From the book,
Enter Francis Bacon
In the earlier days of Ben Jonson's career, as we have just seen, he invariably sneered at the actor Shakespere, and it quite evident that he saw through the man's pretensions. He also had a poor opinion of the Shakespeare plays, since he himself belonged to the old classical school of writers, whereas "Shakespeare" disregarded many of their canons and broke fresh ground in his dramas. Besides which, Jonson was jealous of Bacon, no doubt thinking--as others had done--that a man who was ostensibly a lawyer and statesman had no right to enter the domain of the professional playwright and compete with those who were earning their livelihood by literature.
Now in or about 1620, if not earlier, Jonson became on friendly terms with Bacon, assisting him to translate some of his works into Latin, since Bacon, with all his prodigious stores of knowledge, was not an accurate classical scholar in the academic sense. From this time onwards Jonson's admiration for Bacon was both warm and sincere; and, for a man so sparing in his praise of others, the splendid eulogy in his Discoveries, 1640, is as fine a tribute from one great man to another as may be found anywhere; quite as fine, indeed, as his eulogy of "Shakespeare" in the 1623 Folio. Herein lies the true explanation of his apparent change of attitude towards the Stratford man. We may well ask why he should, in the prefatory matter of the Folio, laud to the skies the very man whom he had lost no opportunity of flouting during that man's lifetime. The fact is that he never did change his opinion of the actor. He saw clearly that this man was only a mask for the hidden author, and the references in his plays prove this. Even in these Discoveries, wherever he alludes to the actor, as distinct from the author, his remarks are very condescending. The much discussed passage from that work is equivocal, and cannot be taken as genuine admiration. He could not well be as contemptous as formerly, in view of his lavish praise, in the Folio, of the author, whom he purposely confused with the actor. Therefore in the later Discoveries he was obliged to appear moderately friendly. But the note of condescension is very apparent. His remarks are altogether on a different level from the almost fulsome praise of the Folio.
The crux of the matter therefore is, that Jonson became entrusted with Bacon's secret's about 1620, if not before, and was fully cognisant of the whole position. Bacon was busy from 1621 to 1623 preparing his important works, such as the De Augmentis, for the Press, and likewise revising his "Shakespeare" plays for publication, since he evidently feared that his end might be near. In order to keep his own name still in the background, he seems to have arranged that Jonson should play the part of editor and sponsor to this Shakespeare Folio, Henning and Condell being mere puppets who lent their names in order to throw dust in the eyes of the unthinking public. (It is already admitted that the prefatory matter signed by them was actually from Jonson's pen.) Accordingly it was his duty to give a good send-off tot he whole venture. But it has been proved to demonstration that these Introductions contain many misleading , absurd, and apparently false statements. How does this square with the insistence of Stratfordians that "honest Ben" could never be a party to any deception? The facts are that he was. He deliberately told a cock and bull story about the origin of the manuscripts from which the Folio origin was printed, at one time intimating that they had been "collected, " without naming the sources, and at another time saying that they had been received from "him," apparently pointing to the actor Shakspere, who had been seven years in his grave and mentioned no manuscript in his will. Nor does he explain who it was who had the audacity to revise many of the plays, such alterations in most cases being quite in the manner of the true author, as critics agree. Neither does he tell us that six of the Folio plays had never been printed before, nor heard of on the stage, so far as we know. The argument of some editors that these had been sold prior to his death will not hold, since there is no trace of any such sales in the official records of the Stationers' Hall. The whole thing is full of puzzles and contradictions which have given rise to endless controversy among commentators. Finally, in those sphinxian lines facing the frontispiece, he writes in a suspicioulsy quizzical vein, as any one can see who reads them attentively.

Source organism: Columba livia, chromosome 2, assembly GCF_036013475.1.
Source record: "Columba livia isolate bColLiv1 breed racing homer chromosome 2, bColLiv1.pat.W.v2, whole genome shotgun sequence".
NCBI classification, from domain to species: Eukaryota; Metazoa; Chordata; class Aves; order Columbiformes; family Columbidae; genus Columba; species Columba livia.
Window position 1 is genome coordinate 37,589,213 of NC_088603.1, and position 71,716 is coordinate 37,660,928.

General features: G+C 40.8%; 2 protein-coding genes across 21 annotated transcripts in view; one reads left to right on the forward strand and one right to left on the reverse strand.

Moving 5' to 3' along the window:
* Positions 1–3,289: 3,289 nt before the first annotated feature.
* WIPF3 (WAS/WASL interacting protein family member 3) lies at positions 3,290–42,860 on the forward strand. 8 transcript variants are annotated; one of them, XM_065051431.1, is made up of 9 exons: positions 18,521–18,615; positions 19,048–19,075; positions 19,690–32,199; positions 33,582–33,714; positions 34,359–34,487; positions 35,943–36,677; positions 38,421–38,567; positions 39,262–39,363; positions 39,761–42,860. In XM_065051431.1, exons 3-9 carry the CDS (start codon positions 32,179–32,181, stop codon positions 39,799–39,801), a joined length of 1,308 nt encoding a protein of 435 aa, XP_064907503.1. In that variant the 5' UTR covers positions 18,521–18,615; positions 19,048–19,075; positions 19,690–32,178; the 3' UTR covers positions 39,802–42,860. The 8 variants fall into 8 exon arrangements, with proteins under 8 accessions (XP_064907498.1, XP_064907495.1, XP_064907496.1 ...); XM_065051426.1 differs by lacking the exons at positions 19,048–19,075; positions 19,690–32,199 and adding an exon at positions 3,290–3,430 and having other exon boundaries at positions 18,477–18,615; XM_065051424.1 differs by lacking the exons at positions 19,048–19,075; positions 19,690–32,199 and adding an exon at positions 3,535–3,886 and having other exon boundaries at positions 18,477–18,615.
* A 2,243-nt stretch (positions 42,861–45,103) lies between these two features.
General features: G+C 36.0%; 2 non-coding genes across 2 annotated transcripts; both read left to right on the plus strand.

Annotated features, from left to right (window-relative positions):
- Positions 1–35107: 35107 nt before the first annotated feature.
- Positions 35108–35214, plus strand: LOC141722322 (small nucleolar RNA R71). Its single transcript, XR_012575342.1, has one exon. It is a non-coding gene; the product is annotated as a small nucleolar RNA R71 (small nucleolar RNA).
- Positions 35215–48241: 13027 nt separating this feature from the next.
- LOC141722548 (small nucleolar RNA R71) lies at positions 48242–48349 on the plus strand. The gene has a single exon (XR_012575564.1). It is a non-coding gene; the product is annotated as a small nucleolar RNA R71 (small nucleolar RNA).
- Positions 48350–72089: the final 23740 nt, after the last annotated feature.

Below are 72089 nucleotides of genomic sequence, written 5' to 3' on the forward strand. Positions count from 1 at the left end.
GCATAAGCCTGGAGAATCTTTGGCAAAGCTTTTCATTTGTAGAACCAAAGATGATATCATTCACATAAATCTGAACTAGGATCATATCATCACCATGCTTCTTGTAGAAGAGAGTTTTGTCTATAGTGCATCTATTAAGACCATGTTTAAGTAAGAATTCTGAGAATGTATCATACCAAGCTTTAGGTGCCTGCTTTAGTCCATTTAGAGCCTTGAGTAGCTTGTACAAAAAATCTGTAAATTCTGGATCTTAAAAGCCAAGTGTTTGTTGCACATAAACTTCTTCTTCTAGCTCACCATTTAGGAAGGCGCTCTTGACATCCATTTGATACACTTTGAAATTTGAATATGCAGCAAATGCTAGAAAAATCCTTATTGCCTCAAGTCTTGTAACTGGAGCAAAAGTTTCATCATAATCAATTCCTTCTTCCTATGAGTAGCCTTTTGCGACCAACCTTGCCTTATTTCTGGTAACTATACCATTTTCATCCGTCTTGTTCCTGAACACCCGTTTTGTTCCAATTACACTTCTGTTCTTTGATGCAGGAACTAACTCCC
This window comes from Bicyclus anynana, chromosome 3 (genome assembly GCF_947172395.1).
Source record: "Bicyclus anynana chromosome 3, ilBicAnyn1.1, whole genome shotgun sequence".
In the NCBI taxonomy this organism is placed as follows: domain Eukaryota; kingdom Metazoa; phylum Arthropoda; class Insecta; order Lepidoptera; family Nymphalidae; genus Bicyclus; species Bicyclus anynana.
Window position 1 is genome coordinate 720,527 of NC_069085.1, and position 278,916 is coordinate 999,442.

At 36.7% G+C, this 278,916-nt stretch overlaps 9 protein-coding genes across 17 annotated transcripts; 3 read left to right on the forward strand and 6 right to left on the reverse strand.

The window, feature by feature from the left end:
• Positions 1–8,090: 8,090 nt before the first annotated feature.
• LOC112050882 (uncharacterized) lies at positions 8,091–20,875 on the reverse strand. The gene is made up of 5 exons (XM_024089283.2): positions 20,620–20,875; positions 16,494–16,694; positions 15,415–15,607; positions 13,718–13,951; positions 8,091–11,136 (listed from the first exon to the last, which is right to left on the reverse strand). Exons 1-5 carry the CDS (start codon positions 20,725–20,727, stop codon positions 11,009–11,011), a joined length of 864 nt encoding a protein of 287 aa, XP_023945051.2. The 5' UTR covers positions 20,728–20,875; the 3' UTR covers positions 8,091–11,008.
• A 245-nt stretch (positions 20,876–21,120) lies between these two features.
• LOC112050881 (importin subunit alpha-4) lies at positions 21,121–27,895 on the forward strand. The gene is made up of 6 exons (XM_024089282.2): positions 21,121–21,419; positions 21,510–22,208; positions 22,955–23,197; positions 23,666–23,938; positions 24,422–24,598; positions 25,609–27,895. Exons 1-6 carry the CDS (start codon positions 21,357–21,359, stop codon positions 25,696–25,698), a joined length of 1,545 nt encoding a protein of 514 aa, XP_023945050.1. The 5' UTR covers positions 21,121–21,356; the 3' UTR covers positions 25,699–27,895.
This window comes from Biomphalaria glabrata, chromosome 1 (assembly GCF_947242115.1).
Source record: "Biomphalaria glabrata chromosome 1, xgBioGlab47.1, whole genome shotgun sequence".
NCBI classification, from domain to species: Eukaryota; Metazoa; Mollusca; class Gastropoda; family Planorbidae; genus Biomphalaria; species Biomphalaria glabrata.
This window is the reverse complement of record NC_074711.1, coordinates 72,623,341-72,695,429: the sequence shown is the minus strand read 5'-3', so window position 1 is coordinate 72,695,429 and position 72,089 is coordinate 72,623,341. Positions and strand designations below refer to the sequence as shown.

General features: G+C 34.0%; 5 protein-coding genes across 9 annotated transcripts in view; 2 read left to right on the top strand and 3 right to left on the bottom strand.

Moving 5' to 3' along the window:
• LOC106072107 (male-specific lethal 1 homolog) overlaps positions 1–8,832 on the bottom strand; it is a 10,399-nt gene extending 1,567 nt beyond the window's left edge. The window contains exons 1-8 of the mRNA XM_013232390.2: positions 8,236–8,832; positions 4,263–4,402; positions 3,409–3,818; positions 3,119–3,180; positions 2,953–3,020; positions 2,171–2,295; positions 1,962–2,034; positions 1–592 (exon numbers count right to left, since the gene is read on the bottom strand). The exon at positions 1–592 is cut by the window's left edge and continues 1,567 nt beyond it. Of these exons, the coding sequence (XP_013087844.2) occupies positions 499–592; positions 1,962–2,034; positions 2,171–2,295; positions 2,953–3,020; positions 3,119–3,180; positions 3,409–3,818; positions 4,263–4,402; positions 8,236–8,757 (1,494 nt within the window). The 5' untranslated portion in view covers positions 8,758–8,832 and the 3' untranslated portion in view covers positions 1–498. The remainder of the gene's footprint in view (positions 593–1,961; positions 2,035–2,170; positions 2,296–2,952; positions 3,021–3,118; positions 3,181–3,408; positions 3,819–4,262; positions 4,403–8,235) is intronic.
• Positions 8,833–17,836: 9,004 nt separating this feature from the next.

Now one word about the "Sweet Swan of Avon." Has it ever struck anyone that if this phrase is to be taken at its face value, it is singularly inept as a simile? The verses of a poet are melodious,or should be. A poem may often be termed a song, and the poet himself the singer of it. Hence are poets described as sweet singers and compared to singing birds, as when Edmund Waller spoke of Sir Philip Sidney and Sir Francis Bacon as "nightingales." But what of the swan? Is it a bird of song? Hardly! And Jonson is not even alluding to the mythical "swan song" ; in fact a few lines lower he speaks of "those flights." He is thinking of the movements of the bird, not of its song-- and quite naturally too. Here are the lines in question :
Sweet Swan of Avon! What a sight it were
To see thee in our waters yet appeare,
And make those flights upon the bankes of Thames,
That so did take Eliza and our Iames!
If we are meant to take these lines even in a
partially metaphorical sense, Queen Elizabeth and King James are
represented as having taken pleasure in the sight of the
"Sweet Swan," thus pointing rather to an actor on the stage than to
an author in his study; especially as the theatres of those days were
situated close to the Thames Bank. In other words, Jonson was not so
foolish as to compare the melodious verses of the author to the harsh
tones of a swan. He was not thinking of the author's writings at all,
and there is another explanation to the whole matter.
Jonson had recently been assisting Bacon to translate the latter's works into Latin; and if he did not already know Ariosto's Orlando Furioso (though he almost certainly would) he would at any rate have seen, and perhaps even translated, the passage from Bacon's De Augmentis, Book II, Chapter vii., where mention is made of the following charming little fable :
Ariosto "feigns that at the end of the thread or web of every man's life there hangs a little medal or collar, on which his name is stamped; and that Time waits upon the shears of Atropos, and as soon as the thread is cut, snatches the medals, carries them off, and presently throws them into the river Lethe; and about the river there are many birds flying up and down , who catch the medals, and after carrying them round and round in their beak a little while, let them fall into the river, only there are a few swans, which if they get a medal with a name immediately carry it off to a temple consecrated to immortality." (Spedding, iv, 307)